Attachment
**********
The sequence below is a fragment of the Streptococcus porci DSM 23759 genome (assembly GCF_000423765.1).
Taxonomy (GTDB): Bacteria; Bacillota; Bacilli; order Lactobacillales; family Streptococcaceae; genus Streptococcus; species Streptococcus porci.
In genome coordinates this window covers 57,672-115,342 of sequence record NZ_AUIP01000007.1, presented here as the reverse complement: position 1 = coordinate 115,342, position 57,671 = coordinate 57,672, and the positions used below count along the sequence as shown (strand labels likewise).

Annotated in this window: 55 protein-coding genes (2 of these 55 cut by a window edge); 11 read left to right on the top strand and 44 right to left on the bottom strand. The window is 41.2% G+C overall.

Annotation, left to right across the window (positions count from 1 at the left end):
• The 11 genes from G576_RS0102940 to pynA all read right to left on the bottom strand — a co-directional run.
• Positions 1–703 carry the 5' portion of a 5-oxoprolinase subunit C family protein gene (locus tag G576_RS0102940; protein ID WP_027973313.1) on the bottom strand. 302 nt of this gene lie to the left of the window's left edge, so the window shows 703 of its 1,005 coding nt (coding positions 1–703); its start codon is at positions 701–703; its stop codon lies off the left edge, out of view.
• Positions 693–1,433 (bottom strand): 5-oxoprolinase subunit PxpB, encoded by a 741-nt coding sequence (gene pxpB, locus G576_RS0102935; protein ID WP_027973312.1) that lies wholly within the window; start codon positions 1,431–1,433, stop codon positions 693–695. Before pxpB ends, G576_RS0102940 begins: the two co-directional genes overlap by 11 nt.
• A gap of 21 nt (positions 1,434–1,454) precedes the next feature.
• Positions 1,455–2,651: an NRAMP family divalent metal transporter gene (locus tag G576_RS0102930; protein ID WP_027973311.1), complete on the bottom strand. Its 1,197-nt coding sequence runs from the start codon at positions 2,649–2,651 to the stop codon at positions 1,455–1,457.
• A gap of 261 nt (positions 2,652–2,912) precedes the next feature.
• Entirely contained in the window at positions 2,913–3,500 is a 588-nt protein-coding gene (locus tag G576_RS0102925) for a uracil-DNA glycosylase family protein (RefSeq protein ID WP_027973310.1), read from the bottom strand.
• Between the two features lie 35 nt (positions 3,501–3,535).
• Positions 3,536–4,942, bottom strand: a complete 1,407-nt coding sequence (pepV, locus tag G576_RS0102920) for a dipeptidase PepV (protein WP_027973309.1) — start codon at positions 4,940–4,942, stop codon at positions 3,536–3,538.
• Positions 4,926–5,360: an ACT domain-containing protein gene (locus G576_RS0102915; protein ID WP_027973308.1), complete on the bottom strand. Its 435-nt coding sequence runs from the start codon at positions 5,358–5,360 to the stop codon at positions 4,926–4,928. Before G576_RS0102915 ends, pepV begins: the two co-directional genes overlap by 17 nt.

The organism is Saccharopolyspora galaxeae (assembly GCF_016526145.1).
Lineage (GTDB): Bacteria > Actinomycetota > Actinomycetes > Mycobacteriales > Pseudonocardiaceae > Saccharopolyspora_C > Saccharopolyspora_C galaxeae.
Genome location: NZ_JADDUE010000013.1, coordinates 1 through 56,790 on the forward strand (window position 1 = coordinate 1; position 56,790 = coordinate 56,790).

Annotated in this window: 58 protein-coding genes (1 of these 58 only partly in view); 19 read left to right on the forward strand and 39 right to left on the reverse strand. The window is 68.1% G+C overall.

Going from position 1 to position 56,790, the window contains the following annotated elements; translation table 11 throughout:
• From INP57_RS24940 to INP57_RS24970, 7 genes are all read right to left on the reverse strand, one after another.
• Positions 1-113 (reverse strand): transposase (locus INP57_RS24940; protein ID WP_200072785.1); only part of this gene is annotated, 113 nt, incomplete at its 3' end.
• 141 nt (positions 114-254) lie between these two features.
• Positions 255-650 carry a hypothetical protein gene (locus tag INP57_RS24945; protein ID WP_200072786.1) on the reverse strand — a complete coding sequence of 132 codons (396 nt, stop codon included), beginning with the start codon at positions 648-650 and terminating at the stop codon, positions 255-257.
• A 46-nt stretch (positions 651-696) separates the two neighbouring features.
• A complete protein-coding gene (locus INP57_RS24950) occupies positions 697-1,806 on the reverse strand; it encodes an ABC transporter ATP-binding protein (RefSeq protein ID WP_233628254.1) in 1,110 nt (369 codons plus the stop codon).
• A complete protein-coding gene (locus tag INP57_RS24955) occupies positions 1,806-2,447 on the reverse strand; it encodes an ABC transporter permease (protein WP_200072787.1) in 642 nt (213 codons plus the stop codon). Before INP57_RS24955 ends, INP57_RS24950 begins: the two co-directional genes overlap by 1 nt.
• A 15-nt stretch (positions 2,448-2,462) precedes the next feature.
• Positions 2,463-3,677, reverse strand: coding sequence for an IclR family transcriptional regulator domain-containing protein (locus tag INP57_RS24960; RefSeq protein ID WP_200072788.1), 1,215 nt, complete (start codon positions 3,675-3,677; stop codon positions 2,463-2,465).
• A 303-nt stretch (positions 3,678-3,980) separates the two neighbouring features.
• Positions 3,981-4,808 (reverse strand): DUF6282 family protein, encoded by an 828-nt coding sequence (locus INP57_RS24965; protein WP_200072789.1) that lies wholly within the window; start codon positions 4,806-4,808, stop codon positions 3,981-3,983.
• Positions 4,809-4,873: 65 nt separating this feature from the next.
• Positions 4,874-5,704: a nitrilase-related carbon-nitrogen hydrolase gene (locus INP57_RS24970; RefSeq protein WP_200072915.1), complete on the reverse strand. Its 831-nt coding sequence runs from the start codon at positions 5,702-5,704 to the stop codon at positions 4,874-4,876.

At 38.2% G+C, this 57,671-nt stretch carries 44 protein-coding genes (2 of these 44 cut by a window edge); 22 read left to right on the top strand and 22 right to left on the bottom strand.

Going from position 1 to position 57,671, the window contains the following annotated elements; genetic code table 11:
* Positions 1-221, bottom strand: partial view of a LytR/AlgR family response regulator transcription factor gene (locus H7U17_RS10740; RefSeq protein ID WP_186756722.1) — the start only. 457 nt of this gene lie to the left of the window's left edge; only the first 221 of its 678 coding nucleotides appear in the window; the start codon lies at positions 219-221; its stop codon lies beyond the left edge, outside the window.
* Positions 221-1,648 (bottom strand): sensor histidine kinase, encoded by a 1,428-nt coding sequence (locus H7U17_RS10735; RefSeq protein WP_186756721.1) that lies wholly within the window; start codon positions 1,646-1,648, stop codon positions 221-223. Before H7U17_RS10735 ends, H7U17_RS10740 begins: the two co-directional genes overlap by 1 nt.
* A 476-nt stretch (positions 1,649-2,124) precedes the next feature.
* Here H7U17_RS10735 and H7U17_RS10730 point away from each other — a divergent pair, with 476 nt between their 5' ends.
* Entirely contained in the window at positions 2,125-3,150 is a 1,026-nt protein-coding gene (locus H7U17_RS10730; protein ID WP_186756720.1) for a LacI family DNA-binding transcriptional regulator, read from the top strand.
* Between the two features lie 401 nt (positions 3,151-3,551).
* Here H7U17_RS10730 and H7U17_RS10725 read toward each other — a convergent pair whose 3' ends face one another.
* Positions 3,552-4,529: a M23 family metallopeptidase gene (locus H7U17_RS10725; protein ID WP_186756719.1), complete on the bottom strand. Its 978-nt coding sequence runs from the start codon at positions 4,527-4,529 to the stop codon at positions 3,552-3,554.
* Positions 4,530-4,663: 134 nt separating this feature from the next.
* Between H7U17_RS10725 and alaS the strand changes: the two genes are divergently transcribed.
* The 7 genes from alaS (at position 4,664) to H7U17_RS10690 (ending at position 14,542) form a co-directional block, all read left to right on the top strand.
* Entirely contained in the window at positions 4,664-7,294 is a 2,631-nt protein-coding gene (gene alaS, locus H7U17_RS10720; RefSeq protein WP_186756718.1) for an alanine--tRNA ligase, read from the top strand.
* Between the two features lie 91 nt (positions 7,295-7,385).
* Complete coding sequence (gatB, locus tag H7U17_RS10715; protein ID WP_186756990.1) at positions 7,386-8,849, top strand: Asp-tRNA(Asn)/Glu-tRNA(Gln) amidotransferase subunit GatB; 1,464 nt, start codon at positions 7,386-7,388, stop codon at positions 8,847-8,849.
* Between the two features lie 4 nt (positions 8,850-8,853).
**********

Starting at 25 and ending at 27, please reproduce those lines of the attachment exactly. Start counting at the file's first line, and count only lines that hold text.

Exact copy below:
• A 46-nt stretch (positions 651-696) separates the two neighbouring features.
• A complete protein-coding gene (locus INP57_RS24950) occupies positions 697-1,806 on the reverse strand; it encodes an ABC transporter ATP-binding protein (RefSeq protein ID WP_233628254.1) in 1,110 nt (369 codons plus the stop codon).
• A complete protein-coding gene (locus tag INP57_RS24955) occupies positions 1,806-2,447 on the reverse strand; it encodes an ABC transporter permease (protein WP_200072787.1) in 642 nt (213 codons plus the stop codon). Before INP57_RS24955 ends, INP57_RS24950 begins: the two co-directional genes overlap by 1 nt.